Canberra is perfectly positioned for natural highs, whether you’re longing for the bush, the beach or the mountains. All you need is wheels (and maybe a Sat Nav, depending on your map-reading prowess).
To the bush…
You can easily swap city thrills for rural adventures when you visit Canberra – and Australia’s countryside has bucketfuls of character. Meet some brilliant locals, explore historic towns and villages and take in that beautiful, sweeping scenery. Expect to encounter plenty of kangaroos and koalas along the way, too…
It’s just an hour’s drive from Canberra to the bucolic Yass Valley. You’ll be rewarded with award-winning restaurants and friendly cellar doors; nibble just-baked pizzas or handmade chocolates in pretty, peaceful Gundaroo, or savour cool-climate wines in mellow Murrumbateman. Peek into a poet’s hangout at Browning, or see what a famous explorer’s house looks like by visiting Cooma Cottage, where Hamilton Hume used to rest his head. If you’re a reluctant landlubber, try watersports on Lake Burrinjuck, a nature and water wonderland right on the headwaters of the Murrumbidgee River, home to two holiday parks.
Another rustic wonder that’s just one hour’s drive from Canberra is the Hilltops region, whose local produce is so delicious, it has a whole festival dedicated to its succulent cherries; visit in the first weekend of December to catch the festival and snack on fat cherries, picked fresh from the tree. Incredible wines and camera-worthy countryside are additional feathers in the area’s cap.
Lazy Sundays don’t get much better than those spent happily in the Queanbeyan-Palerang region, particularly if you’re relaxing in the peaceful towns of Braidwood or Bungendore, where you can browse galleries and antiques shops, nibble your way around laidback farmers’ markets and have a Sunday feast at the Royal Hotel Bungendore.
Local tip… ‘Out in the bush in the Hilltops region northwest of Canberra, stop in at the township of Jugiong to eat at The Sir George, or check out Curators Collective for some on-trend boutique shopping, courtesy of stylist Carlie Oates.’
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To the beach…
Wannabe mermaids and mermen visiting Canberra are in for a treat: the beautiful beaches, tranquil hidden coves, charming seaside towns and rugged national parks of the South Coast are all within easy reach (expect stellar fish ’n’ chips, too). Hop in your car and set a course for the Eurobodalla, Shoalhaven and Sapphire Coasts.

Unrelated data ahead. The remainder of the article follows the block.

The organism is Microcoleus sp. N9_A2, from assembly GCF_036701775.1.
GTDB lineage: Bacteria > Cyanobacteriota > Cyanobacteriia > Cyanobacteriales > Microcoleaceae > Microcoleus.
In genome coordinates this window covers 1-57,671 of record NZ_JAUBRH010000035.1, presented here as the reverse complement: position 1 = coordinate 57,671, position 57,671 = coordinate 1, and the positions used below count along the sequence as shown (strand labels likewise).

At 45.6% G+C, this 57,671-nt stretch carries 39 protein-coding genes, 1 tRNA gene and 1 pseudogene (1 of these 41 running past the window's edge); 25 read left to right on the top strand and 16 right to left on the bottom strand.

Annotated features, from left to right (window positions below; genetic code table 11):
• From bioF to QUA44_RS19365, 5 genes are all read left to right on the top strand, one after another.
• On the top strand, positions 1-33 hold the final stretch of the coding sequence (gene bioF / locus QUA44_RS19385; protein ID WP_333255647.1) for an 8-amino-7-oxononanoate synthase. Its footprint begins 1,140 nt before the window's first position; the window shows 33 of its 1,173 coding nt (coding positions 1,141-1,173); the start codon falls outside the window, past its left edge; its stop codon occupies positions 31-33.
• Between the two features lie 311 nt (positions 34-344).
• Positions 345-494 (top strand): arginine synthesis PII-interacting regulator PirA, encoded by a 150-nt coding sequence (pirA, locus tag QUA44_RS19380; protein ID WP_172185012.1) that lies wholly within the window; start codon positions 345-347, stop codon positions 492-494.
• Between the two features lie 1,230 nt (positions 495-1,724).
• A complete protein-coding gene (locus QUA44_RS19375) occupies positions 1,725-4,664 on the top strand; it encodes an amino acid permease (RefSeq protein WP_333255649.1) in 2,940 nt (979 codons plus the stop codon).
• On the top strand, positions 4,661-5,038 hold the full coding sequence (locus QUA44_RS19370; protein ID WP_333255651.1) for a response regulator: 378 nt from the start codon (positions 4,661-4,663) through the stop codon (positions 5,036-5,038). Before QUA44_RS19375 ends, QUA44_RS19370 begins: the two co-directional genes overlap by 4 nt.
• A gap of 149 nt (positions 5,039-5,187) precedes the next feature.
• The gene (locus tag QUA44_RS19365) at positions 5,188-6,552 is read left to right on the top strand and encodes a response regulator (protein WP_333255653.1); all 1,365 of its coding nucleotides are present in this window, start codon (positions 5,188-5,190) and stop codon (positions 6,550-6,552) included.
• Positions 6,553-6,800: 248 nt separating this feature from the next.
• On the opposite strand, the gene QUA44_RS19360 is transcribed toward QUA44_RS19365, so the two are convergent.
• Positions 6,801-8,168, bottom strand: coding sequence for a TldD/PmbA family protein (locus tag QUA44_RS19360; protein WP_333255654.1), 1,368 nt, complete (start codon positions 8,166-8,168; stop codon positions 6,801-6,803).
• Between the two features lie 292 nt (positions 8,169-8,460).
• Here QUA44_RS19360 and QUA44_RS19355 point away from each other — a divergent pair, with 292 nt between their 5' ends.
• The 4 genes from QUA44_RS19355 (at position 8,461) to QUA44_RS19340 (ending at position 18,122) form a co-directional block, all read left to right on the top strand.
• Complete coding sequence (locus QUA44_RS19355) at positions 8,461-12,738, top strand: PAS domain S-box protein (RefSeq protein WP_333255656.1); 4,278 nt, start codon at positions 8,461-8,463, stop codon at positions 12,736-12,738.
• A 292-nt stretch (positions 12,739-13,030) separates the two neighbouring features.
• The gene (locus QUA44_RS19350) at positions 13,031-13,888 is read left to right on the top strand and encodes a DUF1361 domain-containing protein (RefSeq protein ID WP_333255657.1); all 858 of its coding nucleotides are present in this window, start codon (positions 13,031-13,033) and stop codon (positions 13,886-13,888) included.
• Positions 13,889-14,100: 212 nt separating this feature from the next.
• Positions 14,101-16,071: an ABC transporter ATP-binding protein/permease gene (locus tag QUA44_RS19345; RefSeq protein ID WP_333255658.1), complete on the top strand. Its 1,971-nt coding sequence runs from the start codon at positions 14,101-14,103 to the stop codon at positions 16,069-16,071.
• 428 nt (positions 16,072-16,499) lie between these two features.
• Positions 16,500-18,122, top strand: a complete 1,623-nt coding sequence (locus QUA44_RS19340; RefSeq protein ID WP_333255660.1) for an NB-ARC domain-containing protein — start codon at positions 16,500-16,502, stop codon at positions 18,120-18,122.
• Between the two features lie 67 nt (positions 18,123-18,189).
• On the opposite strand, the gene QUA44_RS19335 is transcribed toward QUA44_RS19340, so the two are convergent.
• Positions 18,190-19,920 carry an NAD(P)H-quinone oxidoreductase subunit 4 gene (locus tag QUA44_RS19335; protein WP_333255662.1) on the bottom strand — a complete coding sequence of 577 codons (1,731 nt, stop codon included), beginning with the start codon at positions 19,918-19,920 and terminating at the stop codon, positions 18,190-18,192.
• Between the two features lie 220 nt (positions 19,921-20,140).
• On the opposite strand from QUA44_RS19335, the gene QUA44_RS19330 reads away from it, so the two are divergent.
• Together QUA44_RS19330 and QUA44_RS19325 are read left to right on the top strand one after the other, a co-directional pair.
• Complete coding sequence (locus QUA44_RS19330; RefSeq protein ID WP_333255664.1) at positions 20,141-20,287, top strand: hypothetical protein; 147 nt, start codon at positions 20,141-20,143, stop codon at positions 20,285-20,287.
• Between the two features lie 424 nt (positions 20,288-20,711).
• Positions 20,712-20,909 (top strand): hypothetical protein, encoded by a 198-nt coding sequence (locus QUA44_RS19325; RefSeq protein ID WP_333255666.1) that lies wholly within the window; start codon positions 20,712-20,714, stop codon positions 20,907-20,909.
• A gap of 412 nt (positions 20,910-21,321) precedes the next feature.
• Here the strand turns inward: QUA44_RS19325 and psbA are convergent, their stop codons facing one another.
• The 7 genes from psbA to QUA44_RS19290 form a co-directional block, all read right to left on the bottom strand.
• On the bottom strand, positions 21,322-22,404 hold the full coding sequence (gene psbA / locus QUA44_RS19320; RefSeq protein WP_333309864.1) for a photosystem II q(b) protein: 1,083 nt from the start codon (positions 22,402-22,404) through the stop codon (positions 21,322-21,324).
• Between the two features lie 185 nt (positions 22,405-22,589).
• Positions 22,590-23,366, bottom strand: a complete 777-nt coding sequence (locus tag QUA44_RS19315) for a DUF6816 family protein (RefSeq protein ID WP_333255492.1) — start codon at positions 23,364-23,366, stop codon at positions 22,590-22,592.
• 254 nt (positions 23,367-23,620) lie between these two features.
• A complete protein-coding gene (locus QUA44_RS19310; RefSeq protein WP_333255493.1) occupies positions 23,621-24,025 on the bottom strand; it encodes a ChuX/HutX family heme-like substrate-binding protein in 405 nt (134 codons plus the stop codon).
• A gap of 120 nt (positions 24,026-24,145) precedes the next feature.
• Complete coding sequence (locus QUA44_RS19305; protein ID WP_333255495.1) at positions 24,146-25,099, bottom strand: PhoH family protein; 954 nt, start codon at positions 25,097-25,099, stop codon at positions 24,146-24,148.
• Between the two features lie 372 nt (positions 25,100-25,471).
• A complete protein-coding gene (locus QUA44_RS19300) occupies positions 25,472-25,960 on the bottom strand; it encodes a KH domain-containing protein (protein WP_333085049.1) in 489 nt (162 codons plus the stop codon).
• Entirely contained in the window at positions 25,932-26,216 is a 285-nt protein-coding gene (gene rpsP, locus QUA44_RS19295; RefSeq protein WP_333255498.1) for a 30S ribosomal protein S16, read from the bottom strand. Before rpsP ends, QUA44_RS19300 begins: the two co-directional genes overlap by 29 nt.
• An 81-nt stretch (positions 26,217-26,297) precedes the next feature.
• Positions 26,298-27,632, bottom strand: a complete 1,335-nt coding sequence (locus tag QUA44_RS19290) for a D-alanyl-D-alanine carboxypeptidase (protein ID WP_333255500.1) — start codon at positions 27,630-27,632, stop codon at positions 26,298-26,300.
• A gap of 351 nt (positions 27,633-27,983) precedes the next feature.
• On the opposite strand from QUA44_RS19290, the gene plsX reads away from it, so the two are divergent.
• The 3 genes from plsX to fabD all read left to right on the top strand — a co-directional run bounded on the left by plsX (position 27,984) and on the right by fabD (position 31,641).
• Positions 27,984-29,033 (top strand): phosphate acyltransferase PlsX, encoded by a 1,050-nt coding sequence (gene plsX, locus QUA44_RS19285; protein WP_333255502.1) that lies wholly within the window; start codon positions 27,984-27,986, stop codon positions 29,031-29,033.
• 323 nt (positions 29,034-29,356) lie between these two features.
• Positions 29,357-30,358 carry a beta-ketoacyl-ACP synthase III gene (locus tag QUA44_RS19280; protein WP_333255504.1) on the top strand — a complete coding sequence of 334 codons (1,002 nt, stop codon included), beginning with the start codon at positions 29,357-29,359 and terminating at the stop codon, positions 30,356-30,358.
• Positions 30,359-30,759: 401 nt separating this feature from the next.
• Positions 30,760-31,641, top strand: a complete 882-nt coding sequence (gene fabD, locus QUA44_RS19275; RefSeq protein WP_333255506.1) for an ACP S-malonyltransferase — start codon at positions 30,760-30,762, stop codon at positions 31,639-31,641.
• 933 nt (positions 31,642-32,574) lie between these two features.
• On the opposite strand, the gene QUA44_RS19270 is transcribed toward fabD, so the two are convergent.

For Eurobodalla, take the Princes Highway from Queanbeyan, pausing to explore the characterful historic towns of Bungendore and Braidwood. Continue on to Bateman’s Bay, the gateway to the Eurobodalla Coast. In addition to picture-perfect beaches, Eurobodalla is home to the Montague Island Nature Reserve, a scenic wildlife sanctuary off the coast of Narooma. Dairy-fans will be in creamy, calorific heaven at the Bodalla Dairy Shed, a café and restaurant that produces artisan cheeses and other delicious treats. Budding historians will enjoy a trip to Mogo, whose charms include the Colony: a recreated 1950’s gold rush town and theme park.
Want to see the whitest sand in the world? Head to the Shoalhaven Coast, where eye-poppingly photogenic Jervis Bay awaits. This annexe of the Australian Capital Territory is famous for Hayam Beach and its bleached-white sand, plus the craggy, towering sea cliffs of Point Perpendicular. Try sea-kayaking, go whale-watching (in season), look out for dolphins and soak up this marine reserve’s staggering, unspoiled beauty. All that sea air will have you hungry; luckily, the region is a foodie hot spot. Eat your way around the charming towns of Milton and Mollymook, or head to Greenwell Point to buy your oyster leases and get farming.
No prizes for guessing how the Sapphire Coast earned its name; this sparkling aqua coastline spans Cobargo and Bermagui in the north and Eden and Wonboyn in the south. Expect wild, unspoiled landscapes: roughly 70 per cent of the Sapphire Coast is national park and forest. Get up close with finned and gilled locals on a snorkelling session with Australia’s Coastal Wilderness Adventures, or soak up the area’s fascinating whaling history at the Eden Killer Whale Museum.